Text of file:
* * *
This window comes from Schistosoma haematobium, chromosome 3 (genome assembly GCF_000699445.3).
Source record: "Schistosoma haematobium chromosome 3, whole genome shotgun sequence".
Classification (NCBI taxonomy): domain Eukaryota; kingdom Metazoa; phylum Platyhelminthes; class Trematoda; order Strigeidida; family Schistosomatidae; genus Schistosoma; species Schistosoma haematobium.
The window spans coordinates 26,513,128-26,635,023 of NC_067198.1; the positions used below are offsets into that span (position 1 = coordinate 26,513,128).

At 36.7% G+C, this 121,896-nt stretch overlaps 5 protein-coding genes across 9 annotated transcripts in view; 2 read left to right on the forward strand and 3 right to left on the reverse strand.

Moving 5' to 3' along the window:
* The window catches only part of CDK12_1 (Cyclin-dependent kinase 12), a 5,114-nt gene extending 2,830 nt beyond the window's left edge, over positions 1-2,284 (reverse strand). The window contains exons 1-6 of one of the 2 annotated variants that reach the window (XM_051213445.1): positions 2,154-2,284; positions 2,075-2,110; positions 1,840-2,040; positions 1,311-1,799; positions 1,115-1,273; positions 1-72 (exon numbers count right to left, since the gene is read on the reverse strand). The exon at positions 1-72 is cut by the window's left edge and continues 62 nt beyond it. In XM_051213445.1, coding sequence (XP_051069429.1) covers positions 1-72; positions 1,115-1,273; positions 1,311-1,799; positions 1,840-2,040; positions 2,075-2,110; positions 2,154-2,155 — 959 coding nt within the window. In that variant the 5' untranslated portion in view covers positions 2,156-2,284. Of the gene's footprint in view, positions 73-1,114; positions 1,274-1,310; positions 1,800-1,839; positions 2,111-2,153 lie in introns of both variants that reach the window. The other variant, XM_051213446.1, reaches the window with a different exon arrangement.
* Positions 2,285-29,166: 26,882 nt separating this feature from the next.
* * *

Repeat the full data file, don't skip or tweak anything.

This window comes from Schistosoma haematobium, chromosome 3 (genome assembly GCF_000699445.3).
Source record: "Schistosoma haematobium chromosome 3, whole genome shotgun sequence".
Classification (NCBI taxonomy): domain Eukaryota; kingdom Metazoa; phylum Platyhelminthes; class Trematoda; order Strigeidida; family Schistosomatidae; genus Schistosoma; species Schistosoma haematobium.
The window spans coordinates 26,513,128-26,635,023 of NC_067198.1; the positions used below are offsets into that span (position 1 = coordinate 26,513,128).

At 36.7% G+C, this 121,896-nt stretch overlaps 5 protein-coding genes across 9 annotated transcripts in view; 2 read left to right on the forward strand and 3 right to left on the reverse strand.

Moving 5' to 3' along the window:
* The window catches only part of CDK12_1 (Cyclin-dependent kinase 12), a 5,114-nt gene extending 2,830 nt beyond the window's left edge, over positions 1-2,284 (reverse strand). The window contains exons 1-6 of one of the 2 annotated variants that reach the window (XM_051213445.1): positions 2,154-2,284; positions 2,075-2,110; positions 1,840-2,040; positions 1,311-1,799; positions 1,115-1,273; positions 1-72 (exon numbers count right to left, since the gene is read on the reverse strand). The exon at positions 1-72 is cut by the window's left edge and continues 62 nt beyond it. In XM_051213445.1, coding sequence (XP_051069429.1) covers positions 1-72; positions 1,115-1,273; positions 1,311-1,799; positions 1,840-2,040; positions 2,075-2,110; positions 2,154-2,155 — 959 coding nt within the window. In that variant the 5' untranslated portion in view covers positions 2,156-2,284. Of the gene's footprint in view, positions 73-1,114; positions 1,274-1,310; positions 1,800-1,839; positions 2,111-2,153 lie in introns of both variants that reach the window. The other variant, XM_051213446.1, reaches the window with a different exon arrangement.
* Positions 2,285-29,166: 26,882 nt separating this feature from the next.